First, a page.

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South American food has always been the focus for the San Telmo Group, whose portfolio comprises San Telmo, Asado, Palermo and Pastuso.

But with Robata, the team has added Japanese to the mix. This is a smaller jump than it seems, as Robata shares the other venues’ emphasis on chargrilled meats. The name is a common abbreviation of robatayaki, a Japanese charcoal-grilling technique that translates literally to “fireside cooking”.

Yakitori (chicken skewers) are the protein of choice – prepared as thighs, breasts, wings, meatballs or hearts. There are also a few kushiyaki (non-chicken skewers) such as wagyu, pork belly, Skull Island prawns and shiitake. Most are grilled over binchotan, a neutral charcoal used specifically for yakitori. Thanks to its high carbon make-up, it’s virtually odourless and burns clean, imparting minimal flavour.

Each skewer is paired with a specific dressing. Meatballs are brushed in tare (a sweet, thick soy-based sauce) and served with a cured egg yolk; hearts are coated in shichimi (a dried chilli blend); and the wings are intentionally simple, sprayed only with sake before cooking.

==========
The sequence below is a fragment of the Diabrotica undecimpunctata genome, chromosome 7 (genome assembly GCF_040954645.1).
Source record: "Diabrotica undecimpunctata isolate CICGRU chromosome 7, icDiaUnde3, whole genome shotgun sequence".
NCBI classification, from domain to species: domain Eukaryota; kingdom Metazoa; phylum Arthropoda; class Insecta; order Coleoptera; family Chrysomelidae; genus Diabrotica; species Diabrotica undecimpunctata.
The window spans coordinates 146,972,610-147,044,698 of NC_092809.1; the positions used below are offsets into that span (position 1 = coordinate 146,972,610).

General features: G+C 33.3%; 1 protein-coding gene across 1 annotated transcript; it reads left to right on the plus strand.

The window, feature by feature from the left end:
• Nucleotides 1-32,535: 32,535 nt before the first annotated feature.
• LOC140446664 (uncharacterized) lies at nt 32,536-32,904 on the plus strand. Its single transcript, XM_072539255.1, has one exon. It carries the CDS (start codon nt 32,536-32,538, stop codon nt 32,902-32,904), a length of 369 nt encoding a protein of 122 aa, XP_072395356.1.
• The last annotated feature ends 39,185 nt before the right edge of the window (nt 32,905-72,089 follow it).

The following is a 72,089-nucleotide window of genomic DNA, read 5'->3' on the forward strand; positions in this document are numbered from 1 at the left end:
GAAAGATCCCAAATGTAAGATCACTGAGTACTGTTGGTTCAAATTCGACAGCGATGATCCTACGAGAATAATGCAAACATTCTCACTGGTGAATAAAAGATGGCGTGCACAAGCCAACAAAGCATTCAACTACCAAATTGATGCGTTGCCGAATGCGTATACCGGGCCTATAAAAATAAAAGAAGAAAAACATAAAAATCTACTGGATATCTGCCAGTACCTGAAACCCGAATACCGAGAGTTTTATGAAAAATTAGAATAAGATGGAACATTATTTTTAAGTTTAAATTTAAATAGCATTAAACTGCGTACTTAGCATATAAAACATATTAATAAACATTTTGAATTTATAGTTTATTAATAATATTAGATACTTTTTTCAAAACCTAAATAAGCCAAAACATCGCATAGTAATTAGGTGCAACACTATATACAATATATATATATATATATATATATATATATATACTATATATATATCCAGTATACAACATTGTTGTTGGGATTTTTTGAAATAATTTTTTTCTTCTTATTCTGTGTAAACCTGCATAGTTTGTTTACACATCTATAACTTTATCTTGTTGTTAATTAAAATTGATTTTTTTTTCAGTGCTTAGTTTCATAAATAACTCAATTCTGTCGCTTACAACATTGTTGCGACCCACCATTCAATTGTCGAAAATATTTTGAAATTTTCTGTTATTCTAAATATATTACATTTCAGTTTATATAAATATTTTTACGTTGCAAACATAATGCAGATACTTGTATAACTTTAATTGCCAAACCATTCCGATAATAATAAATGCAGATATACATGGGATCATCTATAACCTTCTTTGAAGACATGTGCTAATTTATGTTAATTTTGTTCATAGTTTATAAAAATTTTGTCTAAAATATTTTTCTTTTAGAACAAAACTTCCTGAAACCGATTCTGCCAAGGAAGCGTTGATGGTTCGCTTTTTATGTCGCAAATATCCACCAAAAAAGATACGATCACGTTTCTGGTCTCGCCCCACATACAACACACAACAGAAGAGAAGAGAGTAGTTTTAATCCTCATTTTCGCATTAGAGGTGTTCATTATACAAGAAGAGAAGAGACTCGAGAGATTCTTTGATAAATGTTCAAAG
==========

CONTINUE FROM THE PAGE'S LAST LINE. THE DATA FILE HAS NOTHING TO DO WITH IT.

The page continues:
While skewers range from $6 to $14, you might find heftier menu items including a pork tonkatsu with cabbage, and a kaisen don prepared with sashimi-grade fish, trout roe and cucumber over rice. Whatever’s used in the don also makes an appearance on the concise sashimi menu, which changes regularly.

Located in Gazi’s former digs, Robata is a large space with room for over 100 guests. The prime spot is at the kitchen bar, for a close-up view of chefs working the robatayaki grills and carefully slicing sashimi. Even if you don’t snag a seat there, the fit-out – designed by architect Ewert Leaf – still offers plenty to look at. Electric neon signs welcome you in, while light boxes emblazoned with Japanese phrases hang from the ceiling. The look and feel is designed to replicate the kind of experience you’d find in Tokyo’s Shibuya area.

While you soak up your surroundings, sip a sake or a Japanese whisky. The restaurant offers impressive selections of both, available straight or worked into cocktails such as the Ancient Remedy, a smooth blend of Nikka whisky, ginger, honey, lemon and matcha.

Updated: October 13th, 2021

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